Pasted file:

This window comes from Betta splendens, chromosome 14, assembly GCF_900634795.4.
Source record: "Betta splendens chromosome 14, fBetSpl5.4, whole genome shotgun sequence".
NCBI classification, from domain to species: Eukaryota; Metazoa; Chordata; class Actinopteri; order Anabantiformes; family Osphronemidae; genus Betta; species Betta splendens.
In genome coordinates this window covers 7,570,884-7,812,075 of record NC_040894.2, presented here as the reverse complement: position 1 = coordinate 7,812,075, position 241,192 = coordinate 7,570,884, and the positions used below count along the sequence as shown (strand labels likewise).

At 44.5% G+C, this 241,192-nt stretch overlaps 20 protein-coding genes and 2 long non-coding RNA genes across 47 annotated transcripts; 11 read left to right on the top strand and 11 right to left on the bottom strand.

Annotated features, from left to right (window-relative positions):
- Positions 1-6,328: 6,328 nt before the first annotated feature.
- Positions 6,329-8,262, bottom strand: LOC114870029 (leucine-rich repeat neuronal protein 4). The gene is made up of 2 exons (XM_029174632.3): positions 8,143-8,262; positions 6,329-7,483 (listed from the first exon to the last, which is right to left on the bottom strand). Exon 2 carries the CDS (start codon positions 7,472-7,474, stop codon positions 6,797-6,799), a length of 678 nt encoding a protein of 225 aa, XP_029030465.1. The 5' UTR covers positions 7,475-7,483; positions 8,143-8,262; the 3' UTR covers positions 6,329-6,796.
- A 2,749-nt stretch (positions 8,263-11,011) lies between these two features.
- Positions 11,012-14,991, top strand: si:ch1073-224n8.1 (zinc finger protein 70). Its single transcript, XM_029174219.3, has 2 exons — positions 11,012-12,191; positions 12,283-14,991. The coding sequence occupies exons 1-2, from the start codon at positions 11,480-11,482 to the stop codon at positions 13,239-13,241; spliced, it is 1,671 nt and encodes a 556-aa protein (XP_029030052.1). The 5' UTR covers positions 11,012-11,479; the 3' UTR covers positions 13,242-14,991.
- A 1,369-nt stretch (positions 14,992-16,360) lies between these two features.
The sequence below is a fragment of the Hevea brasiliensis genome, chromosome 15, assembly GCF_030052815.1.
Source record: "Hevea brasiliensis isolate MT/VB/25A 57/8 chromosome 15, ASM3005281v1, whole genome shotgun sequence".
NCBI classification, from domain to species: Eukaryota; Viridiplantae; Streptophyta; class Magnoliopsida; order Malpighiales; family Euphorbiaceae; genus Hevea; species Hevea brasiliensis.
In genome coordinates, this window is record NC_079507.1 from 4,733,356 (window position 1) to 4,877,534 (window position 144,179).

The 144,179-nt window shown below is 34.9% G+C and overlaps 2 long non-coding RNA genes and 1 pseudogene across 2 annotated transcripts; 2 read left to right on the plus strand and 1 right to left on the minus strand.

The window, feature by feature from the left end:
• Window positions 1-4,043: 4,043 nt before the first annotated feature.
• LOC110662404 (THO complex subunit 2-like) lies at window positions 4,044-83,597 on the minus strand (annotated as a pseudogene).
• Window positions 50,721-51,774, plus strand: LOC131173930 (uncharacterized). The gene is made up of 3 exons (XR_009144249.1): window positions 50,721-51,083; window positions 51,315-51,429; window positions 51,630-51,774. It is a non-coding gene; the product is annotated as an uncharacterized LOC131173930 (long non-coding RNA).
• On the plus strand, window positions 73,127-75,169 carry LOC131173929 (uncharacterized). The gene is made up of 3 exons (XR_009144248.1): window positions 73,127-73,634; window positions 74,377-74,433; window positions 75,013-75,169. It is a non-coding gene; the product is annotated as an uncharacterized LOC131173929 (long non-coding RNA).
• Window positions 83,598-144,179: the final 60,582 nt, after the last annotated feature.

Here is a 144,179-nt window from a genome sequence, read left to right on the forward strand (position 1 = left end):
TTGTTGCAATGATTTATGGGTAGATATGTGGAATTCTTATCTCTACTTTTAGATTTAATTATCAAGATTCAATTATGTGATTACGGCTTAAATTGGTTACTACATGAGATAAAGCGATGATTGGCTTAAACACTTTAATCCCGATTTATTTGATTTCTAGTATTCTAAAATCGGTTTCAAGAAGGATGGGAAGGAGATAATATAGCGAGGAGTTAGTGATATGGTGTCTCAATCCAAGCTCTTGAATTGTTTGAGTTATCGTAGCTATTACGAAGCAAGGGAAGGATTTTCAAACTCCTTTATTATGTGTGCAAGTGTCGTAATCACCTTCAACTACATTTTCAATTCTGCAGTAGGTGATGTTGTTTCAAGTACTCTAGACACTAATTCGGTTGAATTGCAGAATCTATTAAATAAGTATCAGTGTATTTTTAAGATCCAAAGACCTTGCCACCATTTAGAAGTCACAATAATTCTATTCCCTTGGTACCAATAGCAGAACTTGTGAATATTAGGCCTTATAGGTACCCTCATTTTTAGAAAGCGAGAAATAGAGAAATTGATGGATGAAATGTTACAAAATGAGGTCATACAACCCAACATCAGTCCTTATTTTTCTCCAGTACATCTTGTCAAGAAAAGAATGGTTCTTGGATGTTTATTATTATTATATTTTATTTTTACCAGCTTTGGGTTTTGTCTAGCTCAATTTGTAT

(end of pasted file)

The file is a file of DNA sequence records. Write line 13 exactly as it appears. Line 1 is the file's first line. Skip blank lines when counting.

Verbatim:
Source record: "Hevea brasiliensis isolate MT/VB/25A 57/8 chromosome 15, ASM3005281v1, whole genome shotgun sequence".